With every viewing, I see something new and interesting in the film. It grows on me more and more, gets funnier and funnier. I sincerely hope that the new DVD will be released in some form only so I can see the new transfer in detail that our generation has never seen before.
Dark Star impressed a film distributor who later gave John and Dan funding to film extra scenes for a sub-plot that brought it up to a duration for general cinema release. The problem was that Dark Star was as much a comedy as it was a sci-fi film, and the humour wasn’t conventional. As a result, conventional movie-going audiences didn’t understand the film and it didn’t do so well at the box office. It did, however, gather a cult following thanks to home video.
After Dark Star, Dan and John went separate ways. John found some success with Assault on Precinct 13, Escape from New York and The Thing, amongst other films, while Dan struggled to find his next success. He was involved with the first attempt to make a film version of Dune but it was shut down.
One of the elements of Dark Star, where an alien causes problems for one of the men onboard the space ship, caught his attention again. He took this idea and turned it into much scarier film, and so Alien was born, with the help of co-writer Ron Shusett. Together, they crafted a story with high imagination, deep terror and uni-sex characters so that the film could be cleverly cast easily.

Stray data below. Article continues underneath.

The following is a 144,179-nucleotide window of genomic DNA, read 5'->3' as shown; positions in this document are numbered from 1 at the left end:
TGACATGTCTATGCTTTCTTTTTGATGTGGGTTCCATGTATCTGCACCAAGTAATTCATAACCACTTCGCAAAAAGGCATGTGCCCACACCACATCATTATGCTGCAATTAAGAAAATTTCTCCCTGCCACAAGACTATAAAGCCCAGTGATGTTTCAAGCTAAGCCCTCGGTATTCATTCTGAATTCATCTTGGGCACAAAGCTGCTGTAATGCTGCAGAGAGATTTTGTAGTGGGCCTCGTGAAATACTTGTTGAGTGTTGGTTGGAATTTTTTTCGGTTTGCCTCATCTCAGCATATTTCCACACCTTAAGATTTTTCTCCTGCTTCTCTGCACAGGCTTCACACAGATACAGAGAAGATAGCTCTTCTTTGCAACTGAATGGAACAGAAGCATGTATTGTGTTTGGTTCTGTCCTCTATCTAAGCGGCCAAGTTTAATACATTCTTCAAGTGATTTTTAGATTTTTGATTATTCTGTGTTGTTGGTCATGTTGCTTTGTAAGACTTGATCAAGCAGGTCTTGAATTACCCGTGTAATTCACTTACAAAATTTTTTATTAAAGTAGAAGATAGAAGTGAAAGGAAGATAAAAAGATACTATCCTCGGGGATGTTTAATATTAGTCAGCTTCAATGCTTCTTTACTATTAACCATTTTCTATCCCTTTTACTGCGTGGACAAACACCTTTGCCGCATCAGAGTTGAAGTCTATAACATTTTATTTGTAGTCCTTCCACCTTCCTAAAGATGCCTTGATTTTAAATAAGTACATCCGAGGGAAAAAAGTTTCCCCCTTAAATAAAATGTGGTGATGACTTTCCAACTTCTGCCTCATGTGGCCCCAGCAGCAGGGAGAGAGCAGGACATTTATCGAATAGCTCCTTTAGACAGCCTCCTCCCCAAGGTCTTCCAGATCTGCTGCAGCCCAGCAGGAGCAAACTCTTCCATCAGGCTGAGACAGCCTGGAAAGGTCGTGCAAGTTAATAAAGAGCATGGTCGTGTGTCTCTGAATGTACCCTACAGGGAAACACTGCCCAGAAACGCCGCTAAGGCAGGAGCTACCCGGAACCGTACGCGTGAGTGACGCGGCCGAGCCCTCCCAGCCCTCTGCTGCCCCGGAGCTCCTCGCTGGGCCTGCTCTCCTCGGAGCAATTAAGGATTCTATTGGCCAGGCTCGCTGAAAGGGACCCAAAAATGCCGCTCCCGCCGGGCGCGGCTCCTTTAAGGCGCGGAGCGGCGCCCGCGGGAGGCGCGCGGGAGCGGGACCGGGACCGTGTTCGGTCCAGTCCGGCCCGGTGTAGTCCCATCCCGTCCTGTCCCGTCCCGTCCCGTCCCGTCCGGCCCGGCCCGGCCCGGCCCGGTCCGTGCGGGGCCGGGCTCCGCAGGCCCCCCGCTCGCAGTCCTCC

With Alien, Dan would experience the highs and lows of working with Hollywood. He saw his beautiful script taken and re-written by other people to suit the needs of the studio and director. Although the basic plot and ideas of Dan and Ron’s ideas remained, many aspects surrounding them were changed. In the end, Dan secretly sat in the cinema in 1979 and was moved to tears, both from sadness and happiness, as he saw his new, albeit changed, creation up on the big screen for the first time.
After Alien, he worked with co-writer Don Jakoby on a technological horror of another kind: Taxi Driver in a police helicopter. Again, the script was sold to a studio and was re-written to resemble almost something entirely different.
Their original 1979 script was much more of a darker and uncertain film. You’re not sure what you got out of it by the end, you’d perhaps have to watch the film to get it (try reading the Taxi Driver script without picturing Robert De Niro or the directing styles of Martin Scorsese).